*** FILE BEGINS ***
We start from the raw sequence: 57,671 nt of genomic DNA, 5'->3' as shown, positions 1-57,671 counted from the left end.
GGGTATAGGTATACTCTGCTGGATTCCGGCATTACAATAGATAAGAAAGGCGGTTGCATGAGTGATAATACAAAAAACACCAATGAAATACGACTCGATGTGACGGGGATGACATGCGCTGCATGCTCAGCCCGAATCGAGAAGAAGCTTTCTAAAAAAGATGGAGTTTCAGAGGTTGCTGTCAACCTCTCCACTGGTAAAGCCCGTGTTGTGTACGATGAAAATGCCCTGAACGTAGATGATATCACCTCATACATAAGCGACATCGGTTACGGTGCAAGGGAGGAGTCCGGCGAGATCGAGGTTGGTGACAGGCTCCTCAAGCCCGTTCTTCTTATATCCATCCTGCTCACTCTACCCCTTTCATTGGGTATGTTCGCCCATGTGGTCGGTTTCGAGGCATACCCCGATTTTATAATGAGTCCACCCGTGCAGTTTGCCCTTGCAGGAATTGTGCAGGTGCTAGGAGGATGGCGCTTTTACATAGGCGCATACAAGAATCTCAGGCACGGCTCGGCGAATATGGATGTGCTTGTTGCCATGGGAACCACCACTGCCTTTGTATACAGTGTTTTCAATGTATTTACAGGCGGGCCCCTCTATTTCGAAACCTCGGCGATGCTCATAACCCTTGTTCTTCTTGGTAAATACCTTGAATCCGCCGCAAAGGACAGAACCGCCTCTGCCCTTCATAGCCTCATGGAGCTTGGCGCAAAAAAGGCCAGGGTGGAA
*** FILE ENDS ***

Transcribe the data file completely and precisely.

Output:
We start from the raw sequence: 57,671 nt of genomic DNA, 5'->3' as shown, positions 1-57,671 counted from the left end.
GGGTATAGGTATACTCTGCTGGATTCCGGCATTACAATAGATAAGAAAGGCGGTTGCATGAGTGATAATACAAAAAACACCAATGAAATACGACTCGATGTGACGGGGATGACATGCGCTGCATGCTCAGCCCGAATCGAGAAGAAGCTTTCTAAAAAAGATGGAGTTTCAGAGGTTGCTGTCAACCTCTCCACTGGTAAAGCCCGTGTTGTGTACGATGAAAATGCCCTGAACGTAGATGATATCACCTCATACATAAGCGACATCGGTTACGGTGCAAGGGAGGAGTCCGGCGAGATCGAGGTTGGTGACAGGCTCCTCAAGCCCGTTCTTCTTATATCCATCCTGCTCACTCTACCCCTTTCATTGGGTATGTTCGCCCATGTGGTCGGTTTCGAGGCATACCCCGATTTTATAATGAGTCCACCCGTGCAGTTTGCCCTTGCAGGAATTGTGCAGGTGCTAGGAGGATGGCGCTTTTACATAGGCGCATACAAGAATCTCAGGCACGGCTCGGCGAATATGGATGTGCTTGTTGCCATGGGAACCACCACTGCCTTTGTATACAGTGTTTTCAATGTATTTACAGGCGGGCCCCTCTATTTCGAAACCTCGGCGATGCTCATAACCCTTGTTCTTCTTGGTAAATACCTTGAATCCGCCGCAAAGGACAGAACCGCCTCTGCCCTTCATAGCCTCATGGAGCTTGGCGCAAAAAAGGCCAGGGTGGAA